The Malaysian terror suspects usually enter the southern Philippines through the province of Tawi-Tawi from the Malaysian state of Sabah on Borneo Island, while the Indonesians tend to come through the provinces of Davao Occidental and Sarangani from North Sulawesi.
The three neighboring nations share broad maritime borders in what is considered the second busiest shipping trade route in the 10-member Association of Southeast Asian Nations.
“The FTFs regard Mindanao as the new land of jihad, safe haven and alternative home base,” Banlaoi said. “They join local groups to wage jihad in the Philippines on behalf of the Islamic State.”
The foreign Islamic State fighters are luring local militants with the promise of an East Asian Wilaya, or Islamic province, after the failure to establish one in Mindanao after their defeat in Marawi, Banlaoi said.
The Abu Sayyaf Group based in Basilan and Sulu, the Bangsamoro Islamic Freedom Fighters based in Maguindanao, the Ansar Al-Khilafa Philippines based in Sarangani, and the Abu Dar Group in Lanao del Sur, a remnant of the Maute Group, are all coddling the foreign fighters, he said.
Lieutenant Colonel Gerry Besana, spokesperson of the Armed Forces of the Philippines’ Western Mindanao Command, said Islamic State continues to inspire local Muslim armed groups despite their military defeat last year at Marawi.
He also said that foreigners who pledge allegiance to the Islamic State continue to join local Islamic militant groups, confirming Banlaoi’s assessment.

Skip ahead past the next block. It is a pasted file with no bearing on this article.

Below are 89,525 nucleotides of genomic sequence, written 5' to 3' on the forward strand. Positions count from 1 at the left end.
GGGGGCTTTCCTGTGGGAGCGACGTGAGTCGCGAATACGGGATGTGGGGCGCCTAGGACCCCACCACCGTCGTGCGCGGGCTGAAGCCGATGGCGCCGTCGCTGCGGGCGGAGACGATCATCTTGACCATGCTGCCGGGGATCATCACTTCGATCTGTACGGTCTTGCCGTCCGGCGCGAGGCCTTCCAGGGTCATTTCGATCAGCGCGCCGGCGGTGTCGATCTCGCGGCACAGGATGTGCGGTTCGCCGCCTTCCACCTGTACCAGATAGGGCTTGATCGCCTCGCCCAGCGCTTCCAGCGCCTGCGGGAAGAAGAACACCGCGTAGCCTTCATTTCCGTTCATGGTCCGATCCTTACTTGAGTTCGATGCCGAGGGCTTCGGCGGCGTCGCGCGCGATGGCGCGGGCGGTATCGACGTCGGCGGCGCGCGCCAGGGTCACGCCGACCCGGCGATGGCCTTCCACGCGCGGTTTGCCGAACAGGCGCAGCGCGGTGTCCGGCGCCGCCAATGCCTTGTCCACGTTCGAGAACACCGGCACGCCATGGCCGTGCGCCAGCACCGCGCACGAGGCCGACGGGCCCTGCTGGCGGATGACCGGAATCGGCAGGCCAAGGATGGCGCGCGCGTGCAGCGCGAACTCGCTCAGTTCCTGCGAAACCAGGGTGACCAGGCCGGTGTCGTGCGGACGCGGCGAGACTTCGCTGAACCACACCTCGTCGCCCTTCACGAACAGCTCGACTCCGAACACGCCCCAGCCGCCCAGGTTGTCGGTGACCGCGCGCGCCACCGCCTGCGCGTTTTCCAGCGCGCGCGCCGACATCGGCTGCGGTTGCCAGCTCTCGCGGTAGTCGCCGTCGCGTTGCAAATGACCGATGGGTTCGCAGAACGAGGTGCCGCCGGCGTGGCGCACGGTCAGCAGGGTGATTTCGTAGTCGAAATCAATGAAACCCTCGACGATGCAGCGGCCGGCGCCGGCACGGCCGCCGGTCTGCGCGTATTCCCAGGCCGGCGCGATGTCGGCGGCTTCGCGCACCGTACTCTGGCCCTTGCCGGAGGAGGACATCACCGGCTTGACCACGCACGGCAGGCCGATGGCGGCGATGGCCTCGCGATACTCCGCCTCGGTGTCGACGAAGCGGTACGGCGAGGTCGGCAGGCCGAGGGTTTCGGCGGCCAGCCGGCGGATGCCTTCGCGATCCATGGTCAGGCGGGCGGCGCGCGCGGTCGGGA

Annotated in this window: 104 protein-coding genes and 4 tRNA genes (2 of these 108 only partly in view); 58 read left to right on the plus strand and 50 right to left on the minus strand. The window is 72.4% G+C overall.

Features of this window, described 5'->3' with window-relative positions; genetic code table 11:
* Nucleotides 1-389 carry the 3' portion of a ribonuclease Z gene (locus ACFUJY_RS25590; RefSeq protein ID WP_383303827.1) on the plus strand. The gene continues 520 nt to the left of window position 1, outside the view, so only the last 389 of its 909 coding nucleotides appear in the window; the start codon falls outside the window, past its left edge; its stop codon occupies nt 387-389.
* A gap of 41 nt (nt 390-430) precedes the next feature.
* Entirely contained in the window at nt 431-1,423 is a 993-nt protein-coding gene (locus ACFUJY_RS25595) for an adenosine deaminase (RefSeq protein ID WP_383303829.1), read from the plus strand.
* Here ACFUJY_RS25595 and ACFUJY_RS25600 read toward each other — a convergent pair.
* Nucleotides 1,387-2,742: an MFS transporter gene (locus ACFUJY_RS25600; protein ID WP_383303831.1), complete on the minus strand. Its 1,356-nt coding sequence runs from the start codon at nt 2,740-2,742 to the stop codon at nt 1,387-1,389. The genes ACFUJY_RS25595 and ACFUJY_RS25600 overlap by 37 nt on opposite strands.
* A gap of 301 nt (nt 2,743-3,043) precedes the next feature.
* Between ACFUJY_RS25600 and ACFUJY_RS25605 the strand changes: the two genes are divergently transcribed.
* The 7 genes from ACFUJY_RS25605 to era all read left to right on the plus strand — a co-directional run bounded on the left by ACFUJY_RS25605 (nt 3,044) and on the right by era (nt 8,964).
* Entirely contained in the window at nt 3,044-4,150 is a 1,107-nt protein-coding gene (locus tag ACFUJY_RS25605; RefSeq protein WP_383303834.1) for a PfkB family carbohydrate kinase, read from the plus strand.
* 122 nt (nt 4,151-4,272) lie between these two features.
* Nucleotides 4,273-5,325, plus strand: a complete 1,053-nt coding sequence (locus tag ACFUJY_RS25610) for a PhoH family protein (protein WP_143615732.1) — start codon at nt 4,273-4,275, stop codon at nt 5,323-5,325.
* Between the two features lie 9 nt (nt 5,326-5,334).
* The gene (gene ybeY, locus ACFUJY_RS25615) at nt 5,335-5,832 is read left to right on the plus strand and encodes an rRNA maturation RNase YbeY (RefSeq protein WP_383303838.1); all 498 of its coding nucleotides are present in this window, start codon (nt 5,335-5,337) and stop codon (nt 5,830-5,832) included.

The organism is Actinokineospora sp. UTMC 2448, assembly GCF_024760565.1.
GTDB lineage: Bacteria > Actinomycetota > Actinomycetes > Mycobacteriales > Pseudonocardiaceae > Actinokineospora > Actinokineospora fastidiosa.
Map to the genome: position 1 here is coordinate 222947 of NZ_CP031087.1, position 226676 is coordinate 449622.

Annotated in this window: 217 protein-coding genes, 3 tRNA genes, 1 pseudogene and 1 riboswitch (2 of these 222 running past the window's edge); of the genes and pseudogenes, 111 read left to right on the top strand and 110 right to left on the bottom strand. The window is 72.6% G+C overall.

“Some of these foreign terrorists are coming in through our porous borders,” Besana said, referring to the Sulu and Sulawesi seas that the Philippines shares with Malaysia and Indonesia.
The military official said the Philippines, Malaysia and Indonesia have intensified joint navy patrols in border waters in a multilateral cooperation to fight terror threats.
While acknowledging that security forces alone can not detect foreign terrorist fighters because of the nation’s long coastlines and rugged jungles in Mindanao, the official called on the public to report suspicious foreigners to authorities for verification of their identities.
Local militant groups have instead provided sanctuary to foreign terrorists in the past. That includes well-known Malaysian terrorist Zulkifli bin Hir, alias “Marwan,” a bomb-making expert who was killed in Maguindanao province’s Mamasapano town in January 2015.
Marwan was given safe haven by the Bangsamoro Islamic Freedom Fighters, a Islamic militant group which has recently declared its allegiance to Islamic State and is accused of orchestrating recent bombings in the region.
Besana said foreign terrorist fighters are arriving in Mindanao because of Islamic State’s “waning influence in the Middle East and in other parts of the world.”
Preventing foreign terrorist fighters from entering the country is difficult for the military and other law enforcement agencies because they often disguise their identities. And while Islamic State aligned groups were defeated at Marawi, it’s not clear where or how they intend to strike next, Besana says.